Wolverhampton Council offered £1 for city's crumbling eye infirmary
The council made multiple offers of up to £1.1 million before offering £1 to the NHS trust which owns the site.
Council bosses offered an NHS trust £1 to buy Wolverhampton's rundown former eye infirmary site, a court has heard.
Wolverhampton Council’s low bid was tabled just after it had served an enforcement notice on the trust to carry out urgent repairs, Dudley Magistrates Court heard.
It was rejected before the council upped its final offer to £550,000 for the Compton Road site, where five fire crews battled a blaze on Wednesday evening.
But The Royal Wolverhampton NHS Trust instead accepted an offer from private investors.
The two authorities are now in a court battle over the enforcement notice served following allegations the NHS trust had failed to keep the site in a reasonable condition.
The trust claims the ‘extraordinary’ notice is unfair and should be quashed.
The infirmary site has been empty since 2007.
From £1.1 million to £1
Wael Nabih, head of estates for development at the trust, confirmed the council made multiple offers to buy the site, with an initial £1.1 million bid in January 2017.
Council officers then made a verbal offer for £1 after serving the enforcement notice but were told other potential buyers would be considered.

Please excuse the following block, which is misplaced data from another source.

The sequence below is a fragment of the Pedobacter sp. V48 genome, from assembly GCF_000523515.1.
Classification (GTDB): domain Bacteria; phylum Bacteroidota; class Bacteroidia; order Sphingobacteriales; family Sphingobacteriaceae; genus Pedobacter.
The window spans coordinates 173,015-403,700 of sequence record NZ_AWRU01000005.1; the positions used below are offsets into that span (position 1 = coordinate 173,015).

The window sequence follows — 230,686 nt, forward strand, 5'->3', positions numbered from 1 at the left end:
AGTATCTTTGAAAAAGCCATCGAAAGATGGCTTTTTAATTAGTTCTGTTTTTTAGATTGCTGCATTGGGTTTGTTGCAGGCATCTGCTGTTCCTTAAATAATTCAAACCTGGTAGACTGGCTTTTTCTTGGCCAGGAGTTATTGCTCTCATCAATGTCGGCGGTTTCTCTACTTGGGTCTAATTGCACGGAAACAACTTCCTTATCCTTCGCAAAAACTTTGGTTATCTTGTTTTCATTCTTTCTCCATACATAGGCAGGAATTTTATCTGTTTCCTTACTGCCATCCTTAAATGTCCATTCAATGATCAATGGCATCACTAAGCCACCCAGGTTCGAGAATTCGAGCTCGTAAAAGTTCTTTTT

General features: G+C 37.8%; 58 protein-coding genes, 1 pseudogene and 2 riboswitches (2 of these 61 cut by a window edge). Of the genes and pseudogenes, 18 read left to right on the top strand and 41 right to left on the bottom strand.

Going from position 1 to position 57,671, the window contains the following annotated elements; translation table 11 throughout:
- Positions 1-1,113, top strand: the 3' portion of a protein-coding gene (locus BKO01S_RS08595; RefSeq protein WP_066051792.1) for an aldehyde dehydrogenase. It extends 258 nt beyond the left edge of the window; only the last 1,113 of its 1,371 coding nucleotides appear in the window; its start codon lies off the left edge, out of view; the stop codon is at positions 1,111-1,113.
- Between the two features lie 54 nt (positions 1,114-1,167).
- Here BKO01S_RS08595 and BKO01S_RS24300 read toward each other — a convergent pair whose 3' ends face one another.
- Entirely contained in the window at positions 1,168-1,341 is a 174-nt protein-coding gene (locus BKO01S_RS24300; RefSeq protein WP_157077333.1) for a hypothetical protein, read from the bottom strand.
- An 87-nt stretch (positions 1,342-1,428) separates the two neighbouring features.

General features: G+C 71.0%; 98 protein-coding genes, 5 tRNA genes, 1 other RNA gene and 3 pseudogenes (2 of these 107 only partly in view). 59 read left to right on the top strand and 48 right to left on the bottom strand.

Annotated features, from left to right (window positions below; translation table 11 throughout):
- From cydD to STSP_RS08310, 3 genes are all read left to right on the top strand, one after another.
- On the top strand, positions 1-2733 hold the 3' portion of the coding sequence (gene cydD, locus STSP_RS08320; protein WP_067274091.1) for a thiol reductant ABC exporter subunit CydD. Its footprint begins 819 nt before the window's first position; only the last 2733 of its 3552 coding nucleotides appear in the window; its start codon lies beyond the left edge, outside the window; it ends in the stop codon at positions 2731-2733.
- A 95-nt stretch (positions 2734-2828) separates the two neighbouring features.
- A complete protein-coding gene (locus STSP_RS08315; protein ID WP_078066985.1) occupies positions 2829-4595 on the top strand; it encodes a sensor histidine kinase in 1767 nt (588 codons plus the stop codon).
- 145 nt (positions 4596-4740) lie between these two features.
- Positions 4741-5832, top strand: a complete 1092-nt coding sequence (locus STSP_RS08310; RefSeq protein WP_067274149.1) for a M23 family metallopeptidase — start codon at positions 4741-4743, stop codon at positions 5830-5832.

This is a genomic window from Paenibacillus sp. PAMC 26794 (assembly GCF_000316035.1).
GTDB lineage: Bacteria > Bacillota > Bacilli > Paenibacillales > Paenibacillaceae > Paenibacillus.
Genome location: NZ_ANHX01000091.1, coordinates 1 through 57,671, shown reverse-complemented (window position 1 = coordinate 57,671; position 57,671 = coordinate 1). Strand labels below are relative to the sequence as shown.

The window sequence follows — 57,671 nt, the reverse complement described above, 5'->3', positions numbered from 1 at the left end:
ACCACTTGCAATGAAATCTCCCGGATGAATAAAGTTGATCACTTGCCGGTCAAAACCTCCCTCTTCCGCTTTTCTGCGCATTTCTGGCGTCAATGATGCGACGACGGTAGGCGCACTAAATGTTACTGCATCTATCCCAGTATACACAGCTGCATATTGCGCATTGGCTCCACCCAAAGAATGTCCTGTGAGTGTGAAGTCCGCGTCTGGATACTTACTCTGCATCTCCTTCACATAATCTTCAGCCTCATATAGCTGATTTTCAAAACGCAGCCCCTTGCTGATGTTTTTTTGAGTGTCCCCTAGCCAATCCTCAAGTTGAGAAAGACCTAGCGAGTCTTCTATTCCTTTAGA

The offer was increased to £350,000 and then to £550,000 just before Christmas last year, Mr Nabih said.
But investors from BZ Property Holdings Ltd had already signed a contract following their successful undisclosed bid and are now set to acquire the site next month.
Mr Nabih added: “This was the only unconditional offer, it was not the highest offer. The highest offer was around £1.3m.”
The council served its enforcement notice last February after claiming the trust failed to carry out required repair work.
It gave a total of seven months to sort a raft of issues including replacing broken windows, clearing vegetation, removing rubbish and repairing perimeter fencing.
Trust bosses were also ordered to replace damaged windows and doors, as well as areas of the roof.
The council claimed not all work was completed by the September 20 deadline. But the NHS trust has lodged an appeal and is calling for the notice to be quashed or amended.
Ms Alison Ogley, on behalf of the trust, told Dudley Magistrates’ Court the notice was ‘fundamentally flawed’ and was served ‘abruptly’ by the council.
She added: “The notice is unreasonable on its face, as is the time scale. It is, in my submission, manifestly unfair.
“It is rather extraordinary that the council has seen fit to make such serious allegations against another public body.”
The eye infirmary, which opened in 1888, closed when services moved to New Cross Hospital and has stood empty since 2007.
The hearing continues.
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